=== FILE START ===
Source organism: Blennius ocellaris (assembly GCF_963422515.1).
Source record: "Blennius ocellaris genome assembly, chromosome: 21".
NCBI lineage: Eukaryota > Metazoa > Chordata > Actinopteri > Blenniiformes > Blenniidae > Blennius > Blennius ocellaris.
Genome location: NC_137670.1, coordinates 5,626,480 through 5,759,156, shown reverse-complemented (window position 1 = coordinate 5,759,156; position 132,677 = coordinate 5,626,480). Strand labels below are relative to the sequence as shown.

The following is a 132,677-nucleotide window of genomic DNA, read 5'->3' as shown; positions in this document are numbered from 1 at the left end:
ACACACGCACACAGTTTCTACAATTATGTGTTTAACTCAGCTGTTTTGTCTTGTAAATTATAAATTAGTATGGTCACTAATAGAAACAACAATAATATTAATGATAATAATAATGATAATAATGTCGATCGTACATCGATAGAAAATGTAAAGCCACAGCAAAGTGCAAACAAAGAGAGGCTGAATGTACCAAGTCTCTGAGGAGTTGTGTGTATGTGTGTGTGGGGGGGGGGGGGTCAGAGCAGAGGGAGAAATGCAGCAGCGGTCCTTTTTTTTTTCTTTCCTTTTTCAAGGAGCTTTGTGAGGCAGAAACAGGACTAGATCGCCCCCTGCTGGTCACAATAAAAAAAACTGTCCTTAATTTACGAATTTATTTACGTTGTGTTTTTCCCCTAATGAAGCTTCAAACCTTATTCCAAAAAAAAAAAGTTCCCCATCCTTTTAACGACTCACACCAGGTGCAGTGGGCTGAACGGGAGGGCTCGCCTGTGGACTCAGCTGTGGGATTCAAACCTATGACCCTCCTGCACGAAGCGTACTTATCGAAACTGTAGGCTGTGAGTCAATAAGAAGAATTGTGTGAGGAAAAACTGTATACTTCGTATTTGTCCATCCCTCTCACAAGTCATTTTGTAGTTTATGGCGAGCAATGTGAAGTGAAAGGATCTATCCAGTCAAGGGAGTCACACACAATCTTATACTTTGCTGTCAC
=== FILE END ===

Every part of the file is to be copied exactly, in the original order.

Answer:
Source organism: Blennius ocellaris (assembly GCF_963422515.1).
Source record: "Blennius ocellaris genome assembly, chromosome: 21".
NCBI lineage: Eukaryota > Metazoa > Chordata > Actinopteri > Blenniiformes > Blenniidae > Blennius > Blennius ocellaris.
Genome location: NC_137670.1, coordinates 5,626,480 through 5,759,156, shown reverse-complemented (window position 1 = coordinate 5,759,156; position 132,677 = coordinate 5,626,480). Strand labels below are relative to the sequence as shown.

The following is a 132,677-nucleotide window of genomic DNA, read 5'->3' as shown; positions in this document are numbered from 1 at the left end:
ACACACGCACACAGTTTCTACAATTATGTGTTTAACTCAGCTGTTTTGTCTTGTAAATTATAAATTAGTATGGTCACTAATAGAAACAACAATAATATTAATGATAATAATAATGATAATAATGTCGATCGTACATCGATAGAAAATGTAAAGCCACAGCAAAGTGCAAACAAAGAGAGGCTGAATGTACCAAGTCTCTGAGGAGTTGTGTGTATGTGTGTGTGGGGGGGGGGGGGTCAGAGCAGAGGGAGAAATGCAGCAGCGGTCCTTTTTTTTTTCTTTCCTTTTTCAAGGAGCTTTGTGAGGCAGAAACAGGACTAGATCGCCCCCTGCTGGTCACAATAAAAAAAACTGTCCTTAATTTACGAATTTATTTACGTTGTGTTTTTCCCCTAATGAAGCTTCAAACCTTATTCCAAAAAAAAAAAGTTCCCCATCCTTTTAACGACTCACACCAGGTGCAGTGGGCTGAACGGGAGGGCTCGCCTGTGGACTCAGCTGTGGGATTCAAACCTATGACCCTCCTGCACGAAGCGTACTTATCGAAACTGTAGGCTGTGAGTCAATAAGAAGAATTGTGTGAGGAAAAACTGTATACTTCGTATTTGTCCATCCCTCTCACAAGTCATTTTGTAGTTTATGGCGAGCAATGTGAAGTGAAAGGATCTATCCAGTCAAGGGAGTCACACACAATCTTATACTTTGCTGTCAC